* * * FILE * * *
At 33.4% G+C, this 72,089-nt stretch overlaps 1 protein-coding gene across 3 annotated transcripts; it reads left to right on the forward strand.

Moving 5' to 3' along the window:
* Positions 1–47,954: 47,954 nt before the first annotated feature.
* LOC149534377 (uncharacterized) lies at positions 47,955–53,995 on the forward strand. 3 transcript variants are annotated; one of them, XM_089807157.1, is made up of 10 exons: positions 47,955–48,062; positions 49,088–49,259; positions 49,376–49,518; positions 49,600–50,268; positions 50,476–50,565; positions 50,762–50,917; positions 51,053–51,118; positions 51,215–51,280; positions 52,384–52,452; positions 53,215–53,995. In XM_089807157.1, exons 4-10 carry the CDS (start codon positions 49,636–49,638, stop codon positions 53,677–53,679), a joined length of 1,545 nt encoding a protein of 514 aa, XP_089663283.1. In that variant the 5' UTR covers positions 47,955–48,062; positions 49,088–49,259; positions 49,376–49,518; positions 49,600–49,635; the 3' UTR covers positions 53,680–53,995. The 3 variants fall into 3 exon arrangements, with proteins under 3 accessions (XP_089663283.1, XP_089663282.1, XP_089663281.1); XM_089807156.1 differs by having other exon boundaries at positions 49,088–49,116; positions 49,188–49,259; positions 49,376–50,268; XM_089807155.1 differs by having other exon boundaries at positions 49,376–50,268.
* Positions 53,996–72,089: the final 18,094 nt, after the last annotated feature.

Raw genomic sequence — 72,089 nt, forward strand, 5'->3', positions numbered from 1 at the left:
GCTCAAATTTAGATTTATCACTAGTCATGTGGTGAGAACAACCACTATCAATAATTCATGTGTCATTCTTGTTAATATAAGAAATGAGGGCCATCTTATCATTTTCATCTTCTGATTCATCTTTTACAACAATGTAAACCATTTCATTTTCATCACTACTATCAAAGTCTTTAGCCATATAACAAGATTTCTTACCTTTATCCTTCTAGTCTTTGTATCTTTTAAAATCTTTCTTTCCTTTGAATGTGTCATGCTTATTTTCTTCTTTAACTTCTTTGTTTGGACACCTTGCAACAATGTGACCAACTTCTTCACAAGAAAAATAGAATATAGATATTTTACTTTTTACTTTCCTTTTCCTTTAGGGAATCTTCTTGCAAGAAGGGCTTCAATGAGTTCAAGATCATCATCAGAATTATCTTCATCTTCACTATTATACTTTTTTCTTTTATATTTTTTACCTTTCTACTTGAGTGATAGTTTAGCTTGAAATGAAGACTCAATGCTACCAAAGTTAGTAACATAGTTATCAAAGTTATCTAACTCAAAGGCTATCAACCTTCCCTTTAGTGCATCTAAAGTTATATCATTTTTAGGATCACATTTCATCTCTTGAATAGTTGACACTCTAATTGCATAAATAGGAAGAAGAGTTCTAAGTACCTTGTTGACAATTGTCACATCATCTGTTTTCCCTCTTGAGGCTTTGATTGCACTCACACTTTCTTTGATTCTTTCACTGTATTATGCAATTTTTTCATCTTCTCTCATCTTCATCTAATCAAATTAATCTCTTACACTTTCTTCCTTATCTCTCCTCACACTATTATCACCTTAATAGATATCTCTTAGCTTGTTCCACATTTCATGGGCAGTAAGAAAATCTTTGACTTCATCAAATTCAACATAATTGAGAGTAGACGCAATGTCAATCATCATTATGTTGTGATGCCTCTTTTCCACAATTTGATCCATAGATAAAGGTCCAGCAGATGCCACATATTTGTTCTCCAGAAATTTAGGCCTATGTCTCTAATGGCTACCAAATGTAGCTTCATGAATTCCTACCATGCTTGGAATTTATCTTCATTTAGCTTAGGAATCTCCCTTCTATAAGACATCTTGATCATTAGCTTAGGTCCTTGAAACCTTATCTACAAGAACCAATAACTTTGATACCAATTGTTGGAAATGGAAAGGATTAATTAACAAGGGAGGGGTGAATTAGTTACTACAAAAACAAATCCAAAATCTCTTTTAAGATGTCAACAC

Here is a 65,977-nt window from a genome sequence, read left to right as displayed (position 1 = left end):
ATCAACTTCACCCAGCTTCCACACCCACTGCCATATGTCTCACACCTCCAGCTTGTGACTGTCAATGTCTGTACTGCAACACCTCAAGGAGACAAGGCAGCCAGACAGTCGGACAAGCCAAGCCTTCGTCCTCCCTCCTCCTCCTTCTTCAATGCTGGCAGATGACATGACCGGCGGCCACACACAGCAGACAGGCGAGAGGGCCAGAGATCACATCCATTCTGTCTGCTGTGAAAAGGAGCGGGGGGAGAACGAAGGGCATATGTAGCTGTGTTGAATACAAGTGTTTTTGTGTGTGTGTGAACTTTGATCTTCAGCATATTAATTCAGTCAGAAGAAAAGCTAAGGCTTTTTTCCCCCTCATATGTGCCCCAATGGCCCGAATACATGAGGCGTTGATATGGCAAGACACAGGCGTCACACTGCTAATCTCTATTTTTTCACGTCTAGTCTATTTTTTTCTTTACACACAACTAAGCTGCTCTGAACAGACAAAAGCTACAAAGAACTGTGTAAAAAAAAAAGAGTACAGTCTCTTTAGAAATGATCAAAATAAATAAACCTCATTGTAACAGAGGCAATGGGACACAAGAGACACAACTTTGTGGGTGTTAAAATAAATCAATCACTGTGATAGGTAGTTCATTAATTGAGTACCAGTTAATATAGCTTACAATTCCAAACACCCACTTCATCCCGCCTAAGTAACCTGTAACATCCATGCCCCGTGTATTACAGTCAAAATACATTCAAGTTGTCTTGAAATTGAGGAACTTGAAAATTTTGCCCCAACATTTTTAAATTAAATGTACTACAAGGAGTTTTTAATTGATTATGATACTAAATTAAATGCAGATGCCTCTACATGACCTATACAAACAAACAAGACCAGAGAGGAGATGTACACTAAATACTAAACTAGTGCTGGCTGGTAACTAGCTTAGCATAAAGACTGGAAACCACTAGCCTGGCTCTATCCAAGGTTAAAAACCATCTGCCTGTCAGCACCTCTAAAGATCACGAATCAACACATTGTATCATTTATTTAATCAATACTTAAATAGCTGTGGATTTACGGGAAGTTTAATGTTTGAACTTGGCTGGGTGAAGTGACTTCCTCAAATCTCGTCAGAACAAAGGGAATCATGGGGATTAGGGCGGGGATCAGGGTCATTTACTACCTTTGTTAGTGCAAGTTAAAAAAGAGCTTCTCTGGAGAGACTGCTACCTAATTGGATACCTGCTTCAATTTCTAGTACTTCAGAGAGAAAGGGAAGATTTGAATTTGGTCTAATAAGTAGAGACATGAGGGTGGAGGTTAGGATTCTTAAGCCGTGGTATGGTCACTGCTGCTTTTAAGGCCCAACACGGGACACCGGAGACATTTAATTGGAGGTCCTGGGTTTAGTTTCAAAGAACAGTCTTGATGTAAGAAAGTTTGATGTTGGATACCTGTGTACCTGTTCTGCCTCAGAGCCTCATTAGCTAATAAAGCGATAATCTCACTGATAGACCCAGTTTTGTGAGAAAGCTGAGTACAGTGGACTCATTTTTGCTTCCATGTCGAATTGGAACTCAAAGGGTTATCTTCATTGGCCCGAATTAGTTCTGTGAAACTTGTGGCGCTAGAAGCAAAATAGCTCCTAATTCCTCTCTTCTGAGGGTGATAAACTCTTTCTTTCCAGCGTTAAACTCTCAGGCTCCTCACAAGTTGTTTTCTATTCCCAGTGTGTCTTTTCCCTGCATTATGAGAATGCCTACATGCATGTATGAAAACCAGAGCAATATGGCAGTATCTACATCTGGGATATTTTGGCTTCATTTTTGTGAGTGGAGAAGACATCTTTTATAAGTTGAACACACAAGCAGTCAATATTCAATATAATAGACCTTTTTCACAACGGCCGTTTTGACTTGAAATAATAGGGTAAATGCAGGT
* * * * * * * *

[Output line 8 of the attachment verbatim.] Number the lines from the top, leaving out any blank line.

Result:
Here is a 65,977-nt window from a genome sequence, read left to right as displayed (position 1 = left end):